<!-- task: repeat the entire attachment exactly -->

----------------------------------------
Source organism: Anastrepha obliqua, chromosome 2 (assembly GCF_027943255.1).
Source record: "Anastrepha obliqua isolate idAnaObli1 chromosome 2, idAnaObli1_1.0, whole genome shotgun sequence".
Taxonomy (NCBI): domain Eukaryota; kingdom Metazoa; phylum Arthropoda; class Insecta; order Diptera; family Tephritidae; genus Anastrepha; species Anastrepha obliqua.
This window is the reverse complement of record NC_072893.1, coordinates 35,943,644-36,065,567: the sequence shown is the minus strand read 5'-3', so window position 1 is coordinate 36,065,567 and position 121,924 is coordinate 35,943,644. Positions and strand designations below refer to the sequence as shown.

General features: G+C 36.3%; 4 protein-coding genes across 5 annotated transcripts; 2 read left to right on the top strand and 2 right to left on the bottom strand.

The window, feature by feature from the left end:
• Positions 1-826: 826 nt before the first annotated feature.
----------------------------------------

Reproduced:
Source organism: Anastrepha obliqua, chromosome 2 (assembly GCF_027943255.1).
Source record: "Anastrepha obliqua isolate idAnaObli1 chromosome 2, idAnaObli1_1.0, whole genome shotgun sequence".
Taxonomy (NCBI): domain Eukaryota; kingdom Metazoa; phylum Arthropoda; class Insecta; order Diptera; family Tephritidae; genus Anastrepha; species Anastrepha obliqua.
This window is the reverse complement of record NC_072893.1, coordinates 35,943,644-36,065,567: the sequence shown is the minus strand read 5'-3', so window position 1 is coordinate 36,065,567 and position 121,924 is coordinate 35,943,644. Positions and strand designations below refer to the sequence as shown.

General features: G+C 36.3%; 4 protein-coding genes across 5 annotated transcripts; 2 read left to right on the top strand and 2 right to left on the bottom strand.

The window, feature by feature from the left end:
• Positions 1-826: 826 nt before the first annotated feature.